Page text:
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Old 04-01-2006, 07:10 AM   #1
Walker
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How true to style is Blue Moon?

What about Ommegang's Witte?

The reason I ask is because these are the only two belgian whites that I have ever had, and I find them to be radically different (Blue moon being the superior of the two in my opinion.)

The Ommegang seemed thin and tangy compared to Blue Moon.

-walker
edit: yes, I know this is a thread about belgian wits, but is posted under the American Beer & Wine forum, but that's because both Blue Moon and Ommegang are US breweries.
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Old 04-02-2006, 09:52 PM   #2
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Having had Hoegaarden before any other wit, I compare them all to it. Perhaps that's unfair, but it's what I do. I think Blue Moon is acceptable, but it doesn't have much of the bitter orange taste. I think I sensed more of a spice (the coriander?). These flavors seemed unbalanced. Sam Adam's white is better than Blue Moon, but was still missing that citrus flavor. I also tried a Japanese Wit (the one with the owl on the label)...it was so unmemorable, I don't recall being impressed. I have yet to try Ommegang's.
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Old 04-25-2006, 03:17 PM   #3
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So the orange taste in Blue Moon is a product of the brew process itself? I see a lot of guys squeeze an actual orange slice into it. Is that accepted/encouraged practice, or just a B-more thing, or what? (I've only tried the beer once, sans orange.)

 
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Old 04-25-2006, 04:17 PM   #4
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a lot of beer snob folks turn thier nose up at squeezing an orange in a wheat beer, i tend to enjoy it as thats the way i started drinking them, but that is for a american wheat (and a lemon for a hefe). but a belgian white needs nothing else, it is brewed using bitter orange peel as a standard ingredient, however the amounts seem to vary, as i noticed when researching for my wit recipe. that orangy flavor comes from the peel, and i'm sure the yeast has some say in it also.

i wish i could tell you which of those is closest to style, but i've only had blue moon, and the last time i had that was years ago before i discovered coors ownership of the brand. i do remember it tasting like a typical white beer though, but i'm not sure if years-old opinions formuklated over one pint in a somky bar count. while growing up in austijn i drank quite abit of celis white, whjich i always thought was good. the brewery in austin shut down, but i think someone contract brews it now, i'm pretty sure you can still get it. the interesting thing is the recipe in beer captured (?) seems kinda nontraditional for the white beer, however i was sixteen the last time i had one of those. now when i want a wit i reach for averys white rascal, which is very good.
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Old 04-26-2006, 05:14 AM   #5
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Quote:
Originally Posted by P funky
So the orange taste in Blue Moon is a product of the brew process itself?
Yes. Most (if not all?) use bitter orange peel in the recipe. I did one once using them in secondary. Very nice.
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Old 04-26-2006, 05:23 AM   #6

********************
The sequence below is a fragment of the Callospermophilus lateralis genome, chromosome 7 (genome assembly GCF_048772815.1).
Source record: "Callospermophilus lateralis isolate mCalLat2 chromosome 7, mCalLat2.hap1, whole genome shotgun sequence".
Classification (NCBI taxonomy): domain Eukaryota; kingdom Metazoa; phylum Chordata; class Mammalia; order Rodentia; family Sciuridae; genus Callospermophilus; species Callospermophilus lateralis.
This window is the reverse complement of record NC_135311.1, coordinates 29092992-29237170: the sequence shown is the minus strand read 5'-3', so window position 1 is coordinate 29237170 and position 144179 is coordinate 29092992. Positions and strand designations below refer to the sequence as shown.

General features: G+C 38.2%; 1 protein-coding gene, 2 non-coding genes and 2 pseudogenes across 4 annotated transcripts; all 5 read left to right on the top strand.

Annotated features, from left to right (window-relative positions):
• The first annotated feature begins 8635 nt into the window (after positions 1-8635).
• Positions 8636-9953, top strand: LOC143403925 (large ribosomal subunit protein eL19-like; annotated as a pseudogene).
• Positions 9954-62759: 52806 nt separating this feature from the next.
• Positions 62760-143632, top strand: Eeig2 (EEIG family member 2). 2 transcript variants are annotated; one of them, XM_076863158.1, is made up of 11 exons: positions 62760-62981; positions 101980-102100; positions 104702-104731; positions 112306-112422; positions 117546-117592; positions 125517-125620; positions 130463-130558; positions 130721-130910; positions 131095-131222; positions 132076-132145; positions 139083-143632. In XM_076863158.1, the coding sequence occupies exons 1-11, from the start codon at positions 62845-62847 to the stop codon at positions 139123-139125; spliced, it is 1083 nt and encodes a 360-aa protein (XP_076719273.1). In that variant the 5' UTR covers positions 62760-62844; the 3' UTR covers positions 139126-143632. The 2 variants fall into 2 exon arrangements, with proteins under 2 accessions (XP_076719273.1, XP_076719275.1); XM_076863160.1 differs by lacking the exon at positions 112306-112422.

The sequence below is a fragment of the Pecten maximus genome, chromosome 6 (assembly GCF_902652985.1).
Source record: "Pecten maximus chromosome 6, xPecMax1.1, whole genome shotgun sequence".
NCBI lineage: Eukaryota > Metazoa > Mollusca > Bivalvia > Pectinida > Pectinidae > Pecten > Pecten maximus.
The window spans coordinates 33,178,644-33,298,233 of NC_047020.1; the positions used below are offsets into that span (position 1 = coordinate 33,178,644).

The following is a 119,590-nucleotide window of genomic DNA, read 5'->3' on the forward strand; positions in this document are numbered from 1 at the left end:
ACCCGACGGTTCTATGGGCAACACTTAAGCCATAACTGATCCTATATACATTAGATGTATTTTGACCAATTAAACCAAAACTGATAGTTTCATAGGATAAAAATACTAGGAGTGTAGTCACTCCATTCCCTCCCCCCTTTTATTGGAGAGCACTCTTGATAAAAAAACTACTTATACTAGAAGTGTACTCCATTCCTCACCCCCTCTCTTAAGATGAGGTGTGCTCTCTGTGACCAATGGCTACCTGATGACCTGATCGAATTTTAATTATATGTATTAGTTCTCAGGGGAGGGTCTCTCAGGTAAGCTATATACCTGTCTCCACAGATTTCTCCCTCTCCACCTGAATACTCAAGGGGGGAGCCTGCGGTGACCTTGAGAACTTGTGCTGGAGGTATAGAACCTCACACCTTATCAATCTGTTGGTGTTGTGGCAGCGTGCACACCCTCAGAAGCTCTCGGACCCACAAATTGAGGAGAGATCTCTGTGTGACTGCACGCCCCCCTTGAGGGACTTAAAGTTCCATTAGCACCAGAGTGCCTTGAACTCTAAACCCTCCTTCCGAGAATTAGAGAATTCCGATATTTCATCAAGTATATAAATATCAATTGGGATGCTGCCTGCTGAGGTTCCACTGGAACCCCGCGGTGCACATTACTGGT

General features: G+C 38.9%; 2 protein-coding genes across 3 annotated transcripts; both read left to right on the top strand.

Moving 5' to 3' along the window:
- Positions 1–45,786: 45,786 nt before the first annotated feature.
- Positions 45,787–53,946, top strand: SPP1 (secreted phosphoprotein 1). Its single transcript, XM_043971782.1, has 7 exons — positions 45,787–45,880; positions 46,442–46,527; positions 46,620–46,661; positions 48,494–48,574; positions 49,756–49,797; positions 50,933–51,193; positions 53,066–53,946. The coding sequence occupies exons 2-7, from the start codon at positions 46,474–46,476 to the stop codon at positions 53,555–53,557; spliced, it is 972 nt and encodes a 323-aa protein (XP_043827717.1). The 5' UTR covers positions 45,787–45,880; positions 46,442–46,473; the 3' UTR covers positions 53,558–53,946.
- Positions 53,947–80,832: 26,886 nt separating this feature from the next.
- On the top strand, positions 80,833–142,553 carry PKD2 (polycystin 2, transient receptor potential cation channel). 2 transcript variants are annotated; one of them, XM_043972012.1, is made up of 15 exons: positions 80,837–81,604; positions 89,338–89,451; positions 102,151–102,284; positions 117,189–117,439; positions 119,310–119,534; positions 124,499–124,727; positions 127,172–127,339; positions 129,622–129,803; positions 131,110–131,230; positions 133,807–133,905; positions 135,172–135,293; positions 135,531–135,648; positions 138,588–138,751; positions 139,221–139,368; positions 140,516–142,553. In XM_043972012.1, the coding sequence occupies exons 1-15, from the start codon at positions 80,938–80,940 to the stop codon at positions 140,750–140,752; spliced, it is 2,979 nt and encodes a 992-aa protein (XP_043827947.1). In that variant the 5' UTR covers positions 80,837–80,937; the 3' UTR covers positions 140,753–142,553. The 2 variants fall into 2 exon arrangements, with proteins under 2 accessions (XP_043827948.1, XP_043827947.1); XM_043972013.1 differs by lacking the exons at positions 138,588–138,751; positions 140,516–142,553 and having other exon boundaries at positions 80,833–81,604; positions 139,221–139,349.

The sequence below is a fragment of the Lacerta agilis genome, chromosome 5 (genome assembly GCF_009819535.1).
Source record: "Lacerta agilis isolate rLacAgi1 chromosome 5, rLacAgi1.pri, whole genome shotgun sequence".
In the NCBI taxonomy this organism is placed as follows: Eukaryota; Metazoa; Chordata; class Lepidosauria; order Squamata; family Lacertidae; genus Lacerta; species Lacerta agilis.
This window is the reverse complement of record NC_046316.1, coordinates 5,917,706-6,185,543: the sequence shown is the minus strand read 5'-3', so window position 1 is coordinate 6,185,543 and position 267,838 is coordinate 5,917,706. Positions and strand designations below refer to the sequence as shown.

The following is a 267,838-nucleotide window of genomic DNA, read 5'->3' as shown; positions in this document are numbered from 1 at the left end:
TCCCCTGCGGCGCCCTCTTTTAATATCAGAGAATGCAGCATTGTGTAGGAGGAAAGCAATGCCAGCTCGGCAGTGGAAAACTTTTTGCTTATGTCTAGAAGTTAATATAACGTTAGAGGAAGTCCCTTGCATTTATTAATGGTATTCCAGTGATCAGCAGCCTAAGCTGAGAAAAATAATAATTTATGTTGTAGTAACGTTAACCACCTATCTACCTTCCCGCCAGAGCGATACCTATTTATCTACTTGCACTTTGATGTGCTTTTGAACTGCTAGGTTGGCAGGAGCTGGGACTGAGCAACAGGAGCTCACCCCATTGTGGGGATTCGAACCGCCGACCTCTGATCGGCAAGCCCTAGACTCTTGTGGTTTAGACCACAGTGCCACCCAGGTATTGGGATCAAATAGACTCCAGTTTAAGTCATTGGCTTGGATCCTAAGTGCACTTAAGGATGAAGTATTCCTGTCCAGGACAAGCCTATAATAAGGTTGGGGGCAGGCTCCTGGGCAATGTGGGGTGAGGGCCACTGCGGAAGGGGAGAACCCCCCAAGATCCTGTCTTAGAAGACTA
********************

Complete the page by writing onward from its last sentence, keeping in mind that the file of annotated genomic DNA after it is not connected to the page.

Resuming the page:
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I think I've mentioned Wiekse Witte in the past, and I'll mention it again. I've never had a Wit that could even slightly compare with WW.

The flavor was unlike any other beer I've had before. I ordered it in Amsterdam on a whim and just couldn't quit drinking it along the way.So dam good. Unlike Blue Moon, it wasn't as citrus and had more of the malt and hops flavors that one comes to appreciate from a beer.

Just like Hoegaarden, or its predecessor, Celis White, tasted differently. Blue moon is tasty stuff, but it's an americanized White, not a true Wit (or Witte). Which is to say, it's not Belgian.
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Old 04-26-2006, 07:31 AM   #7
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Another is Wittekerk (sp?). It's really light......nice summer beer. I recently saw it in cans.

Cheese.....Peter Celis revived the style with Hoegaarden in Belgium, then moved to the US and started brewing Celis White. I'm pretty sure Celis features American hops, so I'd call it the "Americanized" version. Blue Moon is the BMC version, but it really isn't too bad.

Regards,

Cliff Clavin

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Old 04-28-2006, 01:19 AM   #8
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What is the due riguer brewing process for these wheat beers? Ferment, secondary - stir a little while transfering to bottling vessel - add wort, lme, krausen or corn sugar and bottle?
how do I get my home brews to have that nice ceamy even carbonation - and glorious yeasty head topping from the bottom of the bottle???
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Old 04-28-2006, 10:59 PM   #9
drengel
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basically bottle conditioning it with any method should give you good head. if you're into it though krauesening is the way to go.
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next: saison, wit, american wheat, hefe, kolsch, blonde

gone: too damn many

 
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Old 05-19-2006, 06:33 AM   #10
mrkrispy
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I drank Waaaaay too much Wiekse Witte when I was in the Netherlands, outstanding stuff.

 
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